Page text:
The attorney for a Greene County murder suspect says some over-the-counter cough syrups can cause psychotic behavior in certain individuals and that his client’s use of cough syrup might play a role in her June 6 trial.
Elizabeth McKeown, who is 49 or 50 years old, is accused of deliberately running over and killing a stranger to her, Barbara Foster, of Springfield, on Nov. 20, 2018.
The Springfield Daily Citizen reported April 25 on the upcoming trial, but did not hear back from defense attorney Jon Van Arkel until late in the day.
In an email to me, Van Arkel wrote:
“This case will likely present issues regarding pre-existing mental health circumstances, as well as blood chemistry, which may have resulted in psychotic behavior at the time of the incident.”
It appears it is a rare legal argument that a defendant’s mental capacity can be diminished by a psychosis caused by the inability to metabolize dextromethorphan, the key ingredient in some cough syrups.
The April 25 column noted that, according to online court documents, McKeown — while in custody in July 2021 — was to be tested to “determine liver function and the ability to metabolize dextromethorphan.”
While that test, if performed, would have been done almost three years after McKeown allegedly ran over Foster, the purpose would have been to determine how well McKeown’s body metabolizes the drug and how quickly it gets it out of her system.
Pokin Around: Will Springfield woman accused of murder use “cough-syrup defense”?
OPINION | A defendant charged with murdering a Springfield woman, a stranger, by allegedly running her over in November 2018 might argue at her upcoming trial that her ability to know right from wrong was diminished by her use of cough syrup. According to online court records, Elizabeth McKeown, who is…
“As a side note,” Van Arkel wrote in his email, “and as you have already surmised, a chemical constituent of some over-the-counter cough syrups can cause psychotic behavior in certain individuals if they do not (their liver does not) metabolize DMX and those levels are elevated. Not sure why the companies that manufacture cough syrup are allowed to get away with that, but that is a bigger policy issue and beyond this case.”
Van Arkel said he could not go further into the details of the case.
“As much as I appreciate your inquiry, I am not at liberty to disclose or discuss the facts of this particular case. On the other hand, I realize the circumstances of this case is of interest to your readers and to the community as it has a strong human-interest component.
“Ms. McKeown’s plea of not guilty by reason of mental disease or defect is a matter of public record. Whether Ms. McKeown suffered from psychosis and from what source that psychosis arose would likely be an issue in this case at trial.
“Hypothetically, as is true under Missouri law for all criminal defendants, if a person substantially suffers from a mental disease or defect/psychosis then perhaps they may not be criminally responsible for their actions, even though they may then possibly for the duration of their lifetimes come within the care and custody of the Missouri Dept. of Mental Health.”
McKeown allegedly told police she got upset sitting in afternoon rush-hour traffic behind Foster’s vehicle — at Campbell Avenue near University Street— because she was in a hurry to get to the bank to make a car payment.
A probable cause statement says McKeown told police that when Foster “wouldn’t go,” she started nudging Foster’s car and then “decided to hit it full out.”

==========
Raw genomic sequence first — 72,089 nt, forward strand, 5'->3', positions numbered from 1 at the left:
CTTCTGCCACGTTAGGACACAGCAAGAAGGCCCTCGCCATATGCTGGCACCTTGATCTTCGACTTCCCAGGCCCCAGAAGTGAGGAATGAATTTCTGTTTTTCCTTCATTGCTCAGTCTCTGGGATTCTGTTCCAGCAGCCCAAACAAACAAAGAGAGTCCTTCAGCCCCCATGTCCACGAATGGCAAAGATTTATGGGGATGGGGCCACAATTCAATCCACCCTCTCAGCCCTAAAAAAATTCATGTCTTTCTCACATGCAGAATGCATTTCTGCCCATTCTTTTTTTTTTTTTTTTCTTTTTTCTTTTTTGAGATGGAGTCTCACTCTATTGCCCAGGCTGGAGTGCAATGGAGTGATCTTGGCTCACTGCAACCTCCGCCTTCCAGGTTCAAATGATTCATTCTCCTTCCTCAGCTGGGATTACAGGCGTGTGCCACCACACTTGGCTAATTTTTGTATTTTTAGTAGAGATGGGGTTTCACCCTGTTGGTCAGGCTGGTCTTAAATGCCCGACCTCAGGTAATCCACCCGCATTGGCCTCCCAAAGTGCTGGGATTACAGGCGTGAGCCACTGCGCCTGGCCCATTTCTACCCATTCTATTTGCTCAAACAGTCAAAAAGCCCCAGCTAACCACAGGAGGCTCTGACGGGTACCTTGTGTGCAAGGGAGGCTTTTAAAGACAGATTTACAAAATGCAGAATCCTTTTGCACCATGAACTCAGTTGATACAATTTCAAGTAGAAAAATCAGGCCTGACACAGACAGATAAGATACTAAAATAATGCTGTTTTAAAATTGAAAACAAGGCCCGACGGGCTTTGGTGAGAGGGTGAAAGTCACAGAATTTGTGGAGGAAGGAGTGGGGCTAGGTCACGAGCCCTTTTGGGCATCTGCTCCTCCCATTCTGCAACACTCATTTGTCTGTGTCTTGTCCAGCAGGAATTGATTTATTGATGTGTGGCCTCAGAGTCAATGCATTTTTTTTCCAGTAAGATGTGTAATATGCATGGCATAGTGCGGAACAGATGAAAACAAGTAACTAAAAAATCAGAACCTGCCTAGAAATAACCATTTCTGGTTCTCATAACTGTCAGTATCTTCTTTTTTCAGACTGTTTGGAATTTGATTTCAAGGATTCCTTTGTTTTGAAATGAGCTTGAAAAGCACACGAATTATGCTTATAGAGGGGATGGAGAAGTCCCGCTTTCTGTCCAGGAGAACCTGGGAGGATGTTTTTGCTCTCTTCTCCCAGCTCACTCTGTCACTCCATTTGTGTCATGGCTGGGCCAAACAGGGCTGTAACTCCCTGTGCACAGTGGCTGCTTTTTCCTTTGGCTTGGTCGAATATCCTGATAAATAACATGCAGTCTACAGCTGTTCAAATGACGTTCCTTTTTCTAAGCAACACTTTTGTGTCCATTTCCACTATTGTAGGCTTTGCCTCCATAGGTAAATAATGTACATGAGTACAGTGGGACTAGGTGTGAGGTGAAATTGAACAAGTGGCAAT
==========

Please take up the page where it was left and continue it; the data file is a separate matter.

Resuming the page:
Prosecutors have described McKeown’s actions as “road rage.”
After the impact, the probable cause statement says, Foster got out of her car to assess the damage, and McKeown hit Foster with her Ford Mustang.
After hitting Foster, police say McKeown was involved in another crash a couple of blocks away at the intersection of Campbell and Sunshine Street. It’s there that authorities say witnesses helped box in McKeown’s car before police arrived.
Foster was 57; she worked at Eyeglass World.
Emily Shook, a Greene County prosecutor in the case, said she does not know how rare a defense involving cough syrup would be.
Murder defendant was once a nurse
The Springfield News-Leader reported soon after the death that McKeown is a former nurse, a wife, a mother, a real estate company employee and someone who struggled with bills and drugs.
Court documents say McKeown worked at Family Home Solutions of Southwest Missouri, a real estate company, but her background is in nursing, according to the newspaper.
In Arkansas, where McKeown lived before moving to Missouri, she worked at St. Edward’s Mercy Medical Center in Fort Smith, but she was fired in 2006, according to the newspaper.
Fred Knight, general counsel for the Arkansas State Board of Nursing, told the newspaper that McKeown’s nursing license was suspended after she was twice caught stealing Nubain, a prescription painkiller, in August 2006.
Knight said McKeown took the drugs out of the hospital’s internal system but never gave the drugs to the patient. McKeown admitted to using the drugs herself, Knight told the News-Leader.
Court documents also detail a string of money problems McKeown encountered in the decade prior to Foster’s death.
In Missouri, first-degree murder is punishable by either life in prison without the possibility of parole or the death penalty. Shook said the state is not seeking the death penalty in this case.
McKeown is being held in the Greene County Jail without bond.
According to the National Library of Medicine:
Dextromethorphan might cause side effects that include dizziness, lightheadedness, drowsiness, nervousness, restlessness, nausea, vomiting and stomach pain.
Symptoms of overdose might include hallucinations, nausea, vomiting, drowsiness, dizziness, unsteadiness, changes in vision, difficulty breathing, fast heartbeat, seizures and coma.
This is Pokin Around column No. 32.